You to the Universe, aka, Meta/Facebook: ’We are planning to drive Perth to Sydney, and hopefully back again, in our new Electric Vehicle (henceforth, Evie). Any advice?’
First responder : No! Mate!! Seriously, Don’t do it.
Like Donald Trump we ignore reasonable counsel against self-destructive stupidity. Eventually more supportive advice flows in and we find at least three real people who have really done the distance.
So begins the planning for the 5000 km drive across the flattest, longest, straightest road in the world with less trees, people and EV charging stations per thousand kilometres than most places you care to name.
Unlike this blogger’s usual sojourns on foot, this trip is not going to be 100% guilt-free as many of the charging stations, where we will figuratively ’fill up’ the car, have fossil fuel generated electricity. Still, by most calculations, our environmental impact for this trip will be less than half of a petrol-guzzling, ozone ripping, air-polluting jalopy (I learnt that word from doing the Guardian crosswords and just had to use it).
Some say a previous Hyundai electric car was known to burst into flames for no apparent reason – but that was several generations (of cars) ago and we are assured by the dealer that that model is in no way related to our own Evie, who is a slick, white, 2022 Kona, with an enviable reputation for doing 480k on a full tank (i.e. 100% charge), on a good day. The equivalent more posh brand car costs 25% more.
She is cheap to fill up. For our test run, about 650 km Fremantle to Augusta round trip, we spent less than $15 on charging.
But there is a whole other language to EV ’filling up’ that ICE owners know nothing about. (If you don’t know what ICE is, I’m pretty sure you drive one! ICE = Internal Combustion Engine, in other words, most of the cars on the road.)
The most important question for an EV owner is ‘how long does it take to fill my car?’ The answer: how long is a piece of string? You will get a different answer depending on the type/model/year of car owed by the inquirer + the type/model/year of car owned by the responder + the charging station where this conversation takes place + the various cables that you should have bought but did not, plus 21 other variables I cannot remember.
Walking Buddy, WB, now re-classified as FM (Fast Mover) has read thousands of documents and composed a 400 page manuscript titled ‘Number, Length, Strength, Shape and other Variables of EV Charging Plugs and Cables: Essential Considerations Prior to your Long-Distance Motoring Adventures.’ As this is an open-ended discursive thesis, the work ends with no recommendations on what one can actually do to ensure availability of power to your car on the Nullarbor!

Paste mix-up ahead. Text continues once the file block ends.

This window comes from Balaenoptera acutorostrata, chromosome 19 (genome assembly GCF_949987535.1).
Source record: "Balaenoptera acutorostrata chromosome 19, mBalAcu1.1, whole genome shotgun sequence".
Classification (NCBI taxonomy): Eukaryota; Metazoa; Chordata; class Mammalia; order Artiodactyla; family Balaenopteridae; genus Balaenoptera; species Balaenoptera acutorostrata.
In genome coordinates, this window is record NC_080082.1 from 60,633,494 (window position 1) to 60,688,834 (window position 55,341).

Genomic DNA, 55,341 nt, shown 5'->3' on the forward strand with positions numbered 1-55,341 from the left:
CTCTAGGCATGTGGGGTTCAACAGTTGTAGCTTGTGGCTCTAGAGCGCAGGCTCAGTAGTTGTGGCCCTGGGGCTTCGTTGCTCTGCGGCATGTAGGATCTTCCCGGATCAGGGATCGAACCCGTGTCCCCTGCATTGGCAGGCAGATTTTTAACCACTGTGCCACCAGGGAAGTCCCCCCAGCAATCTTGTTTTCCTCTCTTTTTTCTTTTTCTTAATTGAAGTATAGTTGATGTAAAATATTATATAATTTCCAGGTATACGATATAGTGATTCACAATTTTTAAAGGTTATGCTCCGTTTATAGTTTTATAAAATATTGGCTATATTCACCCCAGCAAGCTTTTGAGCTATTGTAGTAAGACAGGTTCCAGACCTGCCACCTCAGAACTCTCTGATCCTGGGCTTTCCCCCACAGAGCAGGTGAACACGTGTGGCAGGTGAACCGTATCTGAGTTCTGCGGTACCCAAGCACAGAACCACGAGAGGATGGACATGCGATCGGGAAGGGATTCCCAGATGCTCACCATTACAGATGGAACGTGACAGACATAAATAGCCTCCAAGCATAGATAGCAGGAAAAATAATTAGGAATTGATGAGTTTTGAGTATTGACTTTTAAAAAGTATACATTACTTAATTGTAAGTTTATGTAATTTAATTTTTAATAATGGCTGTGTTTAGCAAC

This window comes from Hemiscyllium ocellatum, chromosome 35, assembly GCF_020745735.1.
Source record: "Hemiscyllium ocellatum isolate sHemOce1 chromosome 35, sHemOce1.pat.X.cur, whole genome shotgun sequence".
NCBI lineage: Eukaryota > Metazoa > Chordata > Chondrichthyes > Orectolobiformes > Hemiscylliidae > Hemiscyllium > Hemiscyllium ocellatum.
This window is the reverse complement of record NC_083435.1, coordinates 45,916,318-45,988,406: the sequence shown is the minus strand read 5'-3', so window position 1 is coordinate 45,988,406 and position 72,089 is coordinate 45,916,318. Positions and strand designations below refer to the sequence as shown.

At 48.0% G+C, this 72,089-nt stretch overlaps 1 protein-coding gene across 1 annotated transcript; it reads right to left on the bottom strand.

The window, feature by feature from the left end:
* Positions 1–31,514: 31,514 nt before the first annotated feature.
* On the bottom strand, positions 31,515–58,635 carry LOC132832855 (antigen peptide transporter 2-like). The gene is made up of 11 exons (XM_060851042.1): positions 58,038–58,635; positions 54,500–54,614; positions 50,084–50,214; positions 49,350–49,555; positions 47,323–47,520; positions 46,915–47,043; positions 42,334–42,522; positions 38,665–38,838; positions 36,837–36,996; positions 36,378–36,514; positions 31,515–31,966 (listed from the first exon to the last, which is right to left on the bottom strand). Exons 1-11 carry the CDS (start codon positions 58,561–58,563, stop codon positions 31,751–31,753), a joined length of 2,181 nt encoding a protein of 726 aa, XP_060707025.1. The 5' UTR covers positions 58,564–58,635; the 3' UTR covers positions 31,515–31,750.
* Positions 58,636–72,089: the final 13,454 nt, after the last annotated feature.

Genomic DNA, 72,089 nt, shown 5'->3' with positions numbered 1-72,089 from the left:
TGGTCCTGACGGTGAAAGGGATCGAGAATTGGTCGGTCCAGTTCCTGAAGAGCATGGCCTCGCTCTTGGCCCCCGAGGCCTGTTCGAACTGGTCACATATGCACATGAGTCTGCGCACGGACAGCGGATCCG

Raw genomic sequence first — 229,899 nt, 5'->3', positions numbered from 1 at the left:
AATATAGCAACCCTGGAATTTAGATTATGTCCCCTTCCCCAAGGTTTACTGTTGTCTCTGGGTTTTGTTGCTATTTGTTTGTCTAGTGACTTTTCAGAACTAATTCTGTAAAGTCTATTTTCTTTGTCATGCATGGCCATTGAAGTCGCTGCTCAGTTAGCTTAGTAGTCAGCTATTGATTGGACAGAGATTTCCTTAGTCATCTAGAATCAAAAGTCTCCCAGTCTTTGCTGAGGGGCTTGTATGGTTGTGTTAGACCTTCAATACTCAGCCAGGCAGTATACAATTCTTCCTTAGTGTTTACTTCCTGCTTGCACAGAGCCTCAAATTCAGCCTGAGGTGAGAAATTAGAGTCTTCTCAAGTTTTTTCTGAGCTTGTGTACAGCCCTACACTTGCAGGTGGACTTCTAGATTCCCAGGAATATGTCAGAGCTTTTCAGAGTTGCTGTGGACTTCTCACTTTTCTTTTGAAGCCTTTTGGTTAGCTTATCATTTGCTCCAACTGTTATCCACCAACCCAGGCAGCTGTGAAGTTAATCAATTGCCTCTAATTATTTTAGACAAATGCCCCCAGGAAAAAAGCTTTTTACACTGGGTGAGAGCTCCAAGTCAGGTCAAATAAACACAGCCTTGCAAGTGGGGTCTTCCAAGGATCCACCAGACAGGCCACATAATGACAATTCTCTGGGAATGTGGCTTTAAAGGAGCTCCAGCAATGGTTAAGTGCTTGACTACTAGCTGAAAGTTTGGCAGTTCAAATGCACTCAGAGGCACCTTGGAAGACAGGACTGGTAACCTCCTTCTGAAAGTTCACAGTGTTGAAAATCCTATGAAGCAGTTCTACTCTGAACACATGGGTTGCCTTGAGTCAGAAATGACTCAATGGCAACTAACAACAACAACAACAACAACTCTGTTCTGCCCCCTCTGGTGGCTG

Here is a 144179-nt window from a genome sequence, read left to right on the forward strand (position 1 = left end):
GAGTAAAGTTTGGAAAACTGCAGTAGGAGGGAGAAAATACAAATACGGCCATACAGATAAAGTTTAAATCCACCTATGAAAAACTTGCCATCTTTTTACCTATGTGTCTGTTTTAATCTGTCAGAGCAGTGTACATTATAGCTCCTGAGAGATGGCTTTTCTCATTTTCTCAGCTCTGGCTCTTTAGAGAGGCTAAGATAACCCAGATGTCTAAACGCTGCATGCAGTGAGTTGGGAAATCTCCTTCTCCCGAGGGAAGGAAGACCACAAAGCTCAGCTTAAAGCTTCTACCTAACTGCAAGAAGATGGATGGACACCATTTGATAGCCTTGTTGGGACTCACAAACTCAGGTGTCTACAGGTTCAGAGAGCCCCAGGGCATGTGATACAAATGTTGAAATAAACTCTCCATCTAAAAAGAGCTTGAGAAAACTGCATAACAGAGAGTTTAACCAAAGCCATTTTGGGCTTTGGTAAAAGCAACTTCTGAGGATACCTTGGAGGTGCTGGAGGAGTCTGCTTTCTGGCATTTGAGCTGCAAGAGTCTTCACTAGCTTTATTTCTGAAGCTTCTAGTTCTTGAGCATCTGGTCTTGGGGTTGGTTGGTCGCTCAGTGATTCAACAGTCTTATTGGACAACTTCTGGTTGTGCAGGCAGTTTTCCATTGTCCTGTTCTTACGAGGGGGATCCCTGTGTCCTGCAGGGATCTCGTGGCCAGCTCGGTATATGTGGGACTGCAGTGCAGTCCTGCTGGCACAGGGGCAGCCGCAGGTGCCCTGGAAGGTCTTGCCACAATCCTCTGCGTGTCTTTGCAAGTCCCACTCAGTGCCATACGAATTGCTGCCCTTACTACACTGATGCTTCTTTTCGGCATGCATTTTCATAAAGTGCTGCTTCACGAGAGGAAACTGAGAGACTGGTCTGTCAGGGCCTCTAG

In any case, I really wanted the plug called Pig-tail because it has a cute name, but FM insists that name nothing to do with efficacy. In the end, the nice people from Hyundai HQ in Sydney stepped in to save the day (and a beautiful friendship) by offering us a full set of charging cables. HOWEVER, there’s a catch. These will be available at Port Augusta, which is after we have crossed the most remote stretch of the road.
Meanwhile we are setting off with a ’granny charger’ (which sounds slightly obscene and takes more than 30 hours to charge the car from 0-100), a type 2 (not to be confused with diabetes) and something called ’3-phase-5-pin’ (I-give-up) that FM has borrowed from more knowledgeable EV owners, which, used wisely, hold the promise of charging for just four or five hours most days. But hey, it’s not a race (as our coal-fired ex-PM once said).
Still, I wonder what will happen if Evie runs out of puff in the middle of nowhere (which is what the 2000 km between Perth and Port Augusta is)? FM has armed himself with an extra-long cable, which weighs so much, I think it could be 100 kilometres long. But even so, the prospect of walking into a town with one end of an extension cable in your hand is hardly appealing!
Experienced EV drivers say, if running low on battery you should drop the speed to 40 kmh. That will extend the distance you can go before your next charge. At that speed, we should be in Sydney in 3 or 4 months.
Bryce Gaton, a respected expert on all things EV and Kona-owner, is crossing the Nullarbor east to west. He recommends patience!
So, we’ll go Leonard Cohen slow:
I’m lacing up my shoes
But I don’t want to run
I’ll get there when I do
Don’t need no starting gun
Please stay tuned for more slow-mo blogs, so you’ll be the first to know when we are stuck somewhere without a plug point within a 100 km radius!!!
By Hurry Krishna
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